Freedberg 2002

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Freedberg, David. The Eye of the Lynx: Galileo, His Friends, and the Beginnings of Modern Natural History. Chicago: University of Chicago Press, 2002.

“the simple collecting of pictures could never suffice in this endeavor. Picture making, they began to understand, was fundamentally descriptive and synthetic; it stood at odds with order and analysis. Like the old forms of rhetoric it could not completely satisfy the exigencies of logic, 11 nor convey an adequate— or even plausible— idea of the logical and systematic construction of the world. Rhetoric, as it was understood in the classical period and in the sixteenth century, was too dependent on its own devices of color, shade, and nuance— the tricks, in short, of the speaker. So too with pictures: they could not provide a sufficiently impersonal— and therefore natural— reflection of the organization and systematization of content. The point was to discover some sort of order in nature itself— free, it was hoped, of the intervention of ever labile subjectivities. As soon as Cesi set out to order the world in what he thought of as a more logical way, and to examine nature for the traces of what could be taken to be its own order, he realized the insufficiency— indeed the essential inadequacy— of pictures.” (5-6)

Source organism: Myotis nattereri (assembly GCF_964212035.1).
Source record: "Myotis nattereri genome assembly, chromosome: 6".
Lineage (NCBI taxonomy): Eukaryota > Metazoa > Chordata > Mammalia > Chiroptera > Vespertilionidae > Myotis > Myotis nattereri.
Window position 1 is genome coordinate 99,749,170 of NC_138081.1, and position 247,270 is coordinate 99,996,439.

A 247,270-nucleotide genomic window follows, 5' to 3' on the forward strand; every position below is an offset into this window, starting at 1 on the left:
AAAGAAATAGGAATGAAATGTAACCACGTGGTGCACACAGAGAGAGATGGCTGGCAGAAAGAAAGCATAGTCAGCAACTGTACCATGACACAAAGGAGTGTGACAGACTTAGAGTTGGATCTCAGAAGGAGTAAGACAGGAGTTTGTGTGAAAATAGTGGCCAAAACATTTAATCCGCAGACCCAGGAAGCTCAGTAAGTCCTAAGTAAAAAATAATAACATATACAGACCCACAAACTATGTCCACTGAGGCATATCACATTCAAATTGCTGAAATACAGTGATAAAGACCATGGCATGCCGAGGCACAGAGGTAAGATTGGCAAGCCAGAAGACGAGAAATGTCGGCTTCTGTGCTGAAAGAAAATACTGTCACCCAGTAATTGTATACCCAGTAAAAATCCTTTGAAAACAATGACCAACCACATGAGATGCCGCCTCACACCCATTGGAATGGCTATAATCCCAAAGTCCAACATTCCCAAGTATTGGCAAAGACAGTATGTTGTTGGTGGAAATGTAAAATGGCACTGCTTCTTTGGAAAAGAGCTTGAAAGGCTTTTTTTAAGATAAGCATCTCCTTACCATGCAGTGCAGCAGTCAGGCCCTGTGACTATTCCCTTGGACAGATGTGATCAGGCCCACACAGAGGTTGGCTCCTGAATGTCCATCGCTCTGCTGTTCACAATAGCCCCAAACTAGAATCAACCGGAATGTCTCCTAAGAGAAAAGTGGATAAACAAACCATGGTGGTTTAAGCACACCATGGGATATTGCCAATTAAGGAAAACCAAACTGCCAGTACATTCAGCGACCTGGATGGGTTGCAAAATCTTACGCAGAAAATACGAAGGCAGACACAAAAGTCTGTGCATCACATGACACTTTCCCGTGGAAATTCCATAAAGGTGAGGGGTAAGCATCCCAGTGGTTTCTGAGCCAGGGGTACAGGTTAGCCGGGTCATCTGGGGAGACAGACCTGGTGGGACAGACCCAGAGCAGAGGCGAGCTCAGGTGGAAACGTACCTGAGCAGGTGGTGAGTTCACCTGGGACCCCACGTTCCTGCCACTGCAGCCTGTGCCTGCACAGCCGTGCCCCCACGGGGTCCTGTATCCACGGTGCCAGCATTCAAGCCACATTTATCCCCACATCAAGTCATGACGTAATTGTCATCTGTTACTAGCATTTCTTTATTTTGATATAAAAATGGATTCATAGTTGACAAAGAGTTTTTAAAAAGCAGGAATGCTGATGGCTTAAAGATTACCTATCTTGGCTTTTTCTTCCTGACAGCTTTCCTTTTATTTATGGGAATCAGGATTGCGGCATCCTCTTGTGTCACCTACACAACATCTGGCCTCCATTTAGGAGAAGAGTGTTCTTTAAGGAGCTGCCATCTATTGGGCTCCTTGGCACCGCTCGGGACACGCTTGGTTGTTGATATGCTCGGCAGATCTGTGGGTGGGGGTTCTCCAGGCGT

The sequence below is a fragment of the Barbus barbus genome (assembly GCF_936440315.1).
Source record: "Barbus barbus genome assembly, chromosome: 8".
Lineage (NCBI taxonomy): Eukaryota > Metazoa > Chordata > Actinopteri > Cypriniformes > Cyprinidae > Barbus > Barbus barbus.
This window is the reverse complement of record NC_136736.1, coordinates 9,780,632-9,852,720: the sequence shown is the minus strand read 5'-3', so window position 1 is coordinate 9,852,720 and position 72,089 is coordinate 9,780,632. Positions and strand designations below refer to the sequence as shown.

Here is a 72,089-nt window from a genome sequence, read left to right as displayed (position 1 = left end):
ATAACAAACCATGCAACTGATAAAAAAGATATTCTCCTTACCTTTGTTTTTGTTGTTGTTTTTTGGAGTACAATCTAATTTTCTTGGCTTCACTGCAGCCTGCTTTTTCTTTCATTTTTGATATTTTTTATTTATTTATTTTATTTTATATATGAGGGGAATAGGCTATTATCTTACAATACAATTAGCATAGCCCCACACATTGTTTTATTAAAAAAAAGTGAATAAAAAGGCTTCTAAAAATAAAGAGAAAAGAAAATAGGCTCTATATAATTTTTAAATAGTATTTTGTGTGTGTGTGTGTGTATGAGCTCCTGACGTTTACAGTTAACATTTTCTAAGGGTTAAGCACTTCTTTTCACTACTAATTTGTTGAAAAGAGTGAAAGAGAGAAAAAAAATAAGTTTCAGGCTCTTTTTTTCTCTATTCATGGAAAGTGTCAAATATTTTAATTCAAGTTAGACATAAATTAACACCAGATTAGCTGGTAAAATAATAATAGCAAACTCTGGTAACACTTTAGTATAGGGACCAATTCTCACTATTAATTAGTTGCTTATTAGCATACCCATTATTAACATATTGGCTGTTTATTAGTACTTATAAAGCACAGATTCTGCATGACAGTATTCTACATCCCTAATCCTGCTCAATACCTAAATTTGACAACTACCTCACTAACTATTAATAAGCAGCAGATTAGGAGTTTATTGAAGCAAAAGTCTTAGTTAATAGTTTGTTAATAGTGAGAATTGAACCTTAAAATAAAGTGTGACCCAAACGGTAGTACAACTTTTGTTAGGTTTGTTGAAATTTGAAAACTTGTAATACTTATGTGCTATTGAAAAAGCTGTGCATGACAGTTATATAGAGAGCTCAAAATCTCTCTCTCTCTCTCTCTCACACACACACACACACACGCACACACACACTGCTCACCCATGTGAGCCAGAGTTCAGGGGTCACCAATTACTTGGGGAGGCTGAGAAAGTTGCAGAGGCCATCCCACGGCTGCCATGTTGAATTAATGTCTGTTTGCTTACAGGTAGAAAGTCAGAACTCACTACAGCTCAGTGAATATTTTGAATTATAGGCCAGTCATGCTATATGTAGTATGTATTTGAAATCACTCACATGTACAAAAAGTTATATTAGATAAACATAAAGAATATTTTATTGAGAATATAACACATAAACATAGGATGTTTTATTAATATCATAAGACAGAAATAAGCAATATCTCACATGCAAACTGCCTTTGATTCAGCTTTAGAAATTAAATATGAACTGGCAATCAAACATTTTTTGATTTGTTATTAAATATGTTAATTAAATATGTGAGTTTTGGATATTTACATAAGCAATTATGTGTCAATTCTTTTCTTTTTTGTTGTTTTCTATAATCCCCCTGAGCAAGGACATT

Importance of diagram, table, and grid instead of pictures

"Whatever pleasure he took in the first illustrations of zoological and botanical specimens to be seen under the microscope, Cesi came to realize that progress in the field of natural history could no longer come through visual record and description alone but rather through the plotting of the relationships and networks that he was now beginning to discover in the things of nature. This entailed the deployment of number and the spatial systems of geometry, rather than the descriptive processes of picturing.” (8)

"On the one hand, the new technologies of vision made a whole new world available for description; on the other, they contained within them the seeds of destruction of visual description itself.” (8)